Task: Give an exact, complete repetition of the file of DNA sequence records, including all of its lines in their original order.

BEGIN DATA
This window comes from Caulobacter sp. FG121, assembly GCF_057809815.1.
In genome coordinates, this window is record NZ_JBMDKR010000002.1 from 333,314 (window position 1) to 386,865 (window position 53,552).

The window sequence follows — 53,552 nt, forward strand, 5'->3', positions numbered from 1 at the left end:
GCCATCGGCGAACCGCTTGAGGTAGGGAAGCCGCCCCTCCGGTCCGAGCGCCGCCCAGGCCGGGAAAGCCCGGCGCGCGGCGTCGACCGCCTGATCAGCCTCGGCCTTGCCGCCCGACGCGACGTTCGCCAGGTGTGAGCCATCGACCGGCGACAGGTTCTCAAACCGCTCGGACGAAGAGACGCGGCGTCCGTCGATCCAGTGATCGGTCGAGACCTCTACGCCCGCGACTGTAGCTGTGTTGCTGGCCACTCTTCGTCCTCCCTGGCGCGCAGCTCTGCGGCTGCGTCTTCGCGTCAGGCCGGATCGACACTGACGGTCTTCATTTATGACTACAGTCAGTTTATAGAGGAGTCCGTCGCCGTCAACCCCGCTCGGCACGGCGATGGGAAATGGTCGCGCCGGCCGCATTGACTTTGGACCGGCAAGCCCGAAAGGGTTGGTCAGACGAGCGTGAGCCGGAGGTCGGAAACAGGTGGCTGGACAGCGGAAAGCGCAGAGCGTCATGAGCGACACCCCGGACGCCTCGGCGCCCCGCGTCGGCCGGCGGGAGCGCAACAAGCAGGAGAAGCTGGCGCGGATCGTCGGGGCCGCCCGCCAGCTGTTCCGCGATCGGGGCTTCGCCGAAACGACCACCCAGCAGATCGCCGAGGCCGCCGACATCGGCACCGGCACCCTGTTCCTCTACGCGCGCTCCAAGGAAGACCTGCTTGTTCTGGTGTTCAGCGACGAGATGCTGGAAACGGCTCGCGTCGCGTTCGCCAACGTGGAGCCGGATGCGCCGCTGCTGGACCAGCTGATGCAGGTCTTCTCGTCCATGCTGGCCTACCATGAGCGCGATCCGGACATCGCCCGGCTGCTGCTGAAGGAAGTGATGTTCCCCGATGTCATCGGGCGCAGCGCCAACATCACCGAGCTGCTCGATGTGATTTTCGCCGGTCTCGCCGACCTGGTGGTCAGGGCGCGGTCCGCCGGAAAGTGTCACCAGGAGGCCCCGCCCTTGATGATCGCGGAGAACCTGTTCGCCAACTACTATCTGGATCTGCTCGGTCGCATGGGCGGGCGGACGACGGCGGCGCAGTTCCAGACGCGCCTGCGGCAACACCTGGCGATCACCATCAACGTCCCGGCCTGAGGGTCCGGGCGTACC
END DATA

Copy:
This window comes from Caulobacter sp. FG121, assembly GCF_057809815.1.
In genome coordinates, this window is record NZ_JBMDKR010000002.1 from 333,314 (window position 1) to 386,865 (window position 53,552).

The window sequence follows — 53,552 nt, forward strand, 5'->3', positions numbered from 1 at the left end:
GCCATCGGCGAACCGCTTGAGGTAGGGAAGCCGCCCCTCCGGTCCGAGCGCCGCCCAGGCCGGGAAAGCCCGGCGCGCGGCGTCGACCGCCTGATCAGCCTCGGCCTTGCCGCCCGACGCGACGTTCGCCAGGTGTGAGCCATCGACCGGCGACAGGTTCTCAAACCGCTCGGACGAAGAGACGCGGCGTCCGTCGATCCAGTGATCGGTCGAGACCTCTACGCCCGCGACTGTAGCTGTGTTGCTGGCCACTCTTCGTCCTCCCTGGCGCGCAGCTCTGCGGCTGCGTCTTCGCGTCAGGCCGGATCGACACTGACGGTCTTCATTTATGACTACAGTCAGTTTATAGAGGAGTCCGTCGCCGTCAACCCCGCTCGGCACGGCGATGGGAAATGGTCGCGCCGGCCGCATTGACTTTGGACCGGCAAGCCCGAAAGGGTTGGTCAGACGAGCGTGAGCCGGAGGTCGGAAACAGGTGGCTGGACAGCGGAAAGCGCAGAGCGTCATGAGCGACACCCCGGACGCCTCGGCGCCCCGCGTCGGCCGGCGGGAGCGCAACAAGCAGGAGAAGCTGGCGCGGATCGTCGGGGCCGCCCGCCAGCTGTTCCGCGATCGGGGCTTCGCCGAAACGACCACCCAGCAGATCGCCGAGGCCGCCGACATCGGCACCGGCACCCTGTTCCTCTACGCGCGCTCCAAGGAAGACCTGCTTGTTCTGGTGTTCAGCGACGAGATGCTGGAAACGGCTCGCGTCGCGTTCGCCAACGTGGAGCCGGATGCGCCGCTGCTGGACCAGCTGATGCAGGTCTTCTCGTCCATGCTGGCCTACCATGAGCGCGATCCGGACATCGCCCGGCTGCTGCTGAAGGAAGTGATGTTCCCCGATGTCATCGGGCGCAGCGCCAACATCACCGAGCTGCTCGATGTGATTTTCGCCGGTCTCGCCGACCTGGTGGTCAGGGCGCGGTCCGCCGGAAAGTGTCACCAGGAGGCCCCGCCCTTGATGATCGCGGAGAACCTGTTCGCCAACTACTATCTGGATCTGCTCGGTCGCATGGGCGGGCGGACGACGGCGGCGCAGTTCCAGACGCGCCTGCGGCAACACCTGGCGATCACCATCAACGTCCCGGCCTGAGGGTCCGGGCGTACC